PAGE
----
Security assistance enterprise builds toward readiness
Maj. Gen. Jeffrey Drushal, commander of the Security Assistance Command, and other leaders from the security assistance enterprise, brief Gen. Gus Perna, commanding general of Army Materiel Command, during the U.S. Army Security Assistance Enterprise... (Photo Credit: U.S. Army) VIEW ORIGINAL

Building partner capability and being accountable to ensuring Army readiness were the overriding messages from Army Materiel Command's Gen. Gus Perna during a July 16, 2018, change of command that welcomed Maj. Gen. Jeffrey Drushal as the commander of the Security Assistance Command.

Now almost a year later, during a USASAC/AMC Quarterly Update, Drushal and his staff, along with senior members of the Army Security Assistance Enterprise, showcased their efforts toward building readiness, and how the ASAE is working to enhance accountability. USASAC is a major subordinate command to AMC.

The quarterly update, the 10th delivered by USASAC to Perna since 2016, continued to highlight accomplishments USASAC has made toward Army readiness goals and improving the foreign military sales process to build partner capacity.

"I think it's really been illuminated in the last couple of updates to me, you are really demonstrating that you are a contributor to Army readiness," Perna said. "That's what I am really impressed with."

Drushal opened the quarterly update by highlighting the accomplishments of six USASAC employees, who were all acknowledged by Perna. The employees included Ann Scott, Bonnie McCracken and Matt Siderias, all from USASAC New Cumberland office; and Beth Scavarda, Lauren Van Cleave and CPT Alan Strange, from USASAC Headquarters. Each received a four-star coin from Perna for their exceptional work and support to the foreign military sales mission.

Drushal then moved discussions toward the command's foreign military sales initiatives.

"We would like to talk to you about four topics," Drushal said. "Restructuring some of our organizations, security assistance training integration, updating you on FMS performance, and outputs from the recently held Assistant Secretary of the Army (Acquisition, Logistics and Technology) and AMC FMS 2-star Senior Leaders Forum."

During the past six months, USASAC has been focused on planning a restructure of two of its subordinate commands overseas.

Benefits of the restructuring, Drushal said, include developing synergy between programs, creating greater efficiencies between business processes, reducing capital expenses and converting staff personnel positions to create more trainer positions.

Perna expressed support but cautioned as he reflected upon partner and host nation considerations and political sensitivities.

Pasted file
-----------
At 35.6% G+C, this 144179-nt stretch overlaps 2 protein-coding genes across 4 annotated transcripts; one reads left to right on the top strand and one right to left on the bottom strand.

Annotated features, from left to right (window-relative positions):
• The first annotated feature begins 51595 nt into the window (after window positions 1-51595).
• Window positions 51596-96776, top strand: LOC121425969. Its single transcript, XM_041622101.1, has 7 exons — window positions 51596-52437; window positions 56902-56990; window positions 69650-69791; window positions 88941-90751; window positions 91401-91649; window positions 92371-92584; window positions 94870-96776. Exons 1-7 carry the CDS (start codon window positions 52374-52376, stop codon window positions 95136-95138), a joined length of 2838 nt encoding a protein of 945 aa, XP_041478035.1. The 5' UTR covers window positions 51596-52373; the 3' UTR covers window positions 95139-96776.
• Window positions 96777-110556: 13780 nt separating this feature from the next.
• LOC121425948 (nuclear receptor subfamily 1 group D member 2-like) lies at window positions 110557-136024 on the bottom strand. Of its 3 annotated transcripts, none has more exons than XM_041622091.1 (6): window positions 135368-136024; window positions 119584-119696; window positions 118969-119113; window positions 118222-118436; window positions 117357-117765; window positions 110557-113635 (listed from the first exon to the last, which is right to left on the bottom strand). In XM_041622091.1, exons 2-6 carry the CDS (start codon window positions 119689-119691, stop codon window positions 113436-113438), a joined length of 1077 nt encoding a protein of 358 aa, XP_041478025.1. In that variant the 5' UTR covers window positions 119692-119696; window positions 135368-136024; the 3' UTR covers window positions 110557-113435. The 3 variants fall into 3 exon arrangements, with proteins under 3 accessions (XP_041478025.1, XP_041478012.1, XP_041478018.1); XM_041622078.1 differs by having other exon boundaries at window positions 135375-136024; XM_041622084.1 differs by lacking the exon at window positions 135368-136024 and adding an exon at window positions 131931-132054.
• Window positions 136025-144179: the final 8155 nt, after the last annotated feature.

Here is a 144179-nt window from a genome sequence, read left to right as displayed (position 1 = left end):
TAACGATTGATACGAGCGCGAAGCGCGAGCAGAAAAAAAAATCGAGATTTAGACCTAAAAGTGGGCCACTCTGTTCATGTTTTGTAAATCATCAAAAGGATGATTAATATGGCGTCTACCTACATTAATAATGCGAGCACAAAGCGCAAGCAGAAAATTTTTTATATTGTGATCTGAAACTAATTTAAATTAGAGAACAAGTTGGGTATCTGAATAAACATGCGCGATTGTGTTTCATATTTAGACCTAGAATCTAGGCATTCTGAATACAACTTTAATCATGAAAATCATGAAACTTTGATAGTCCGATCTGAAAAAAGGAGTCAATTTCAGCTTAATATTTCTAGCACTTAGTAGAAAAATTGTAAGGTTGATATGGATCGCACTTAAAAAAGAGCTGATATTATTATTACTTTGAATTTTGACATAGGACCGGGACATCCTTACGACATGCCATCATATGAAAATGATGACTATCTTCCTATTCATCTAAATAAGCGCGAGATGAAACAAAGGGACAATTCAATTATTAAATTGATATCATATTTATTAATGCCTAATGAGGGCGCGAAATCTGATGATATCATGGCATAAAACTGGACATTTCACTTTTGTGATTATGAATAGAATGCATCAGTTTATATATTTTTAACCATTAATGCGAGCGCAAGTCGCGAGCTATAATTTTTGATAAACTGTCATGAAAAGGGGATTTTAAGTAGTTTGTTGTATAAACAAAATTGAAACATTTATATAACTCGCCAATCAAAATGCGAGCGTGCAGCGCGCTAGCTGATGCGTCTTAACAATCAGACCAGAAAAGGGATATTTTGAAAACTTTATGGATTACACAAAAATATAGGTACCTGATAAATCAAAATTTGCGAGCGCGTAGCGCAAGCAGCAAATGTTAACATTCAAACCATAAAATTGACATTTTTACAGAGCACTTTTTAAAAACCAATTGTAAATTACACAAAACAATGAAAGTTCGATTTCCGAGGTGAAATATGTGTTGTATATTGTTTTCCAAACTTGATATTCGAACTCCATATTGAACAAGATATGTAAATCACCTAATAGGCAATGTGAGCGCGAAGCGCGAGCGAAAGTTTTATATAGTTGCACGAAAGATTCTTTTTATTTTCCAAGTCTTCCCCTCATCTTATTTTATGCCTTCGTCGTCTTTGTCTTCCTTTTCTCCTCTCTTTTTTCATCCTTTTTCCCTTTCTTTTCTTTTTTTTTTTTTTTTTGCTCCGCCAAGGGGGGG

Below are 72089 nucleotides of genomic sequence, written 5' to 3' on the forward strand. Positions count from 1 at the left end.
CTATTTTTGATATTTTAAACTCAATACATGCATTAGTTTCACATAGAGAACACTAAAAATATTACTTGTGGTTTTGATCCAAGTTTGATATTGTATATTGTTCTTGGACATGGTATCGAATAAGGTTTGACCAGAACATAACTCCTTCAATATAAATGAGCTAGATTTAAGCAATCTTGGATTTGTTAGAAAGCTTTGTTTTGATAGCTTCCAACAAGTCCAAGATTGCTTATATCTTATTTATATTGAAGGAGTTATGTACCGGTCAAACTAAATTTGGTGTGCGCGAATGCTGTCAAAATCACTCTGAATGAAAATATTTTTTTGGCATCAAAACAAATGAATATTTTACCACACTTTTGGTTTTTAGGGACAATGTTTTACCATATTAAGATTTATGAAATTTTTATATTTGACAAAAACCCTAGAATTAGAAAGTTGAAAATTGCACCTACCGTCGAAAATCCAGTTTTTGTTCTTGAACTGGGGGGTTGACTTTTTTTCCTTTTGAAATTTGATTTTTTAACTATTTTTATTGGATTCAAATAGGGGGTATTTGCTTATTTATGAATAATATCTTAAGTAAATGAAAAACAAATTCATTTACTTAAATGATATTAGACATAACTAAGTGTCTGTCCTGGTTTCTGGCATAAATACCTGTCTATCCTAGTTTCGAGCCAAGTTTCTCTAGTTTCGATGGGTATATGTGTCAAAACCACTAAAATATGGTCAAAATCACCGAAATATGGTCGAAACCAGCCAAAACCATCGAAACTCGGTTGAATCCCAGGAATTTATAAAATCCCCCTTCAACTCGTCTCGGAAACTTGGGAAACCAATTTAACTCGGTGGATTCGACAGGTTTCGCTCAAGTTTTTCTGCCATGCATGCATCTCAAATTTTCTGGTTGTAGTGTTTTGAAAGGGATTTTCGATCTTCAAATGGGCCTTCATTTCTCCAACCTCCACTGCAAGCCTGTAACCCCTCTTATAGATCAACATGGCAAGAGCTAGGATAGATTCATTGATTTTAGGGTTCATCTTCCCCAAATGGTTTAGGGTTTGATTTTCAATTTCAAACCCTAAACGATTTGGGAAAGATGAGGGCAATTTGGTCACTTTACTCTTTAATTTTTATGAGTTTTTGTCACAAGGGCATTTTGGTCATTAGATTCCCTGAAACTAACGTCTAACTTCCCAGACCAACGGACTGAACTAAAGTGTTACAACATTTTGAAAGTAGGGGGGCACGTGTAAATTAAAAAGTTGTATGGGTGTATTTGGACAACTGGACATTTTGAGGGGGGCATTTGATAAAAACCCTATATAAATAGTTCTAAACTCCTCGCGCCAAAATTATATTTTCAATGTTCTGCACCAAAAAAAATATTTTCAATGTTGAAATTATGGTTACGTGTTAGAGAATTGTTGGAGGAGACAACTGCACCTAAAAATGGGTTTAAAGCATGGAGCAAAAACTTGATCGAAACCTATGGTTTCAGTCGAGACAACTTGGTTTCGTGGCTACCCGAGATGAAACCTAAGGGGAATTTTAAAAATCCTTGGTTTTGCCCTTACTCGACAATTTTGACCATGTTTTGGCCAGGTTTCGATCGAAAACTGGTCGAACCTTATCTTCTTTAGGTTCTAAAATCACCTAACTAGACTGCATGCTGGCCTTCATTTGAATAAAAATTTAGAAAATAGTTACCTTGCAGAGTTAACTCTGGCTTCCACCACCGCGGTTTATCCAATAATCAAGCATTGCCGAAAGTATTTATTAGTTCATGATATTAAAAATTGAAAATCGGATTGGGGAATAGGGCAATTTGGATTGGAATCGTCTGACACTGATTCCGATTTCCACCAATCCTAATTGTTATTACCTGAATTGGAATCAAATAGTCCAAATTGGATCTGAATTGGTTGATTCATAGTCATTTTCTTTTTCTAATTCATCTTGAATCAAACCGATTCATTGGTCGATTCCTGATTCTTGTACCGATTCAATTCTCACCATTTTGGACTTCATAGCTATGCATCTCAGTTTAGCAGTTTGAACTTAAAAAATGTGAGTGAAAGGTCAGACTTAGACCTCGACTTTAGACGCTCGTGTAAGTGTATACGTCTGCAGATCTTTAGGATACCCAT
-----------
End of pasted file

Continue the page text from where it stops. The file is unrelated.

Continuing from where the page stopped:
"Define the end state, lay out a plan, challenge your outputs to objectives, objectives to your purpose and we will massage it from there," Perna stated. "It may be intuitive, but what I don't know is 'is the juice worth the squeeze' for this end state? Let's put some more thought into it."

Col. Nicole Heumphreus, director of USASAC's Operations Directorate, provided updates to the training integration briefing she gave during the last update.

"We have come a long way since we briefed you in March, of course there is still a lot to do to account for training requirements within FMS cases," she said. "We built a beta Common Operating Picture focused on FMS training lines within FMS cases. We are using this to clean up training lines with most cases going back as far as 2013."

Drushal added that these separate databases, run by different organizations, couldn't talk to each other, and had training data that was fallow from years of inattention.

"The good news is that we are working to correctly annotate these cases and clean up these databases," Heumphreus said. "When we first built the COP in March, there were 2,178 training pipelines that weren't being centrally tracked, but at the end of May there were only 1,491. Today there are roughly 957 pipelines that still need to be annotated. Once that is done the security assistance enterprise will have visibility and see training metrics, their training pipelines, and the ability to prioritize training efforts for our customers."

Foreign military sales are typically long-term, complex projects that involve thousands of personnel, from hundreds of offices across the ASAE. Managing all that data is critical for mission success as the enterprise manages more than 6,000 FMS cases, worth in excess of $190 billion, for their customers.

John Neil, director of the USASAC's Performance and Process Management Office, and Brian Wood, director of the Security Assistance Management Directorate from the Aviation and Missile Command, highlighted multiple initiatives and efforts the ASAE was taking to tackle and sustain FMS performance and accountability.

Some of the initiatives revolved around closer management of amber-coded cases, synchronizing battle rhythms, identifying ways to redefine protocol and relationships with defense industry contractors, and making policy and guidance updates.

The quarterly update, concluded with results from recent Assistant Secretary of the Army (Acquisition, Logistics and Technology) and AMC FMS 2-star Senior Leaders Forum.

Drushal summarized the way ahead for the USASAC team and security assistance enterprise.

"I thought it was a great update as usual," Perna said in closing. "You guys are pressing, you are listening to the updates, you are adjusting and moving out. Great brief, great update. Army strong."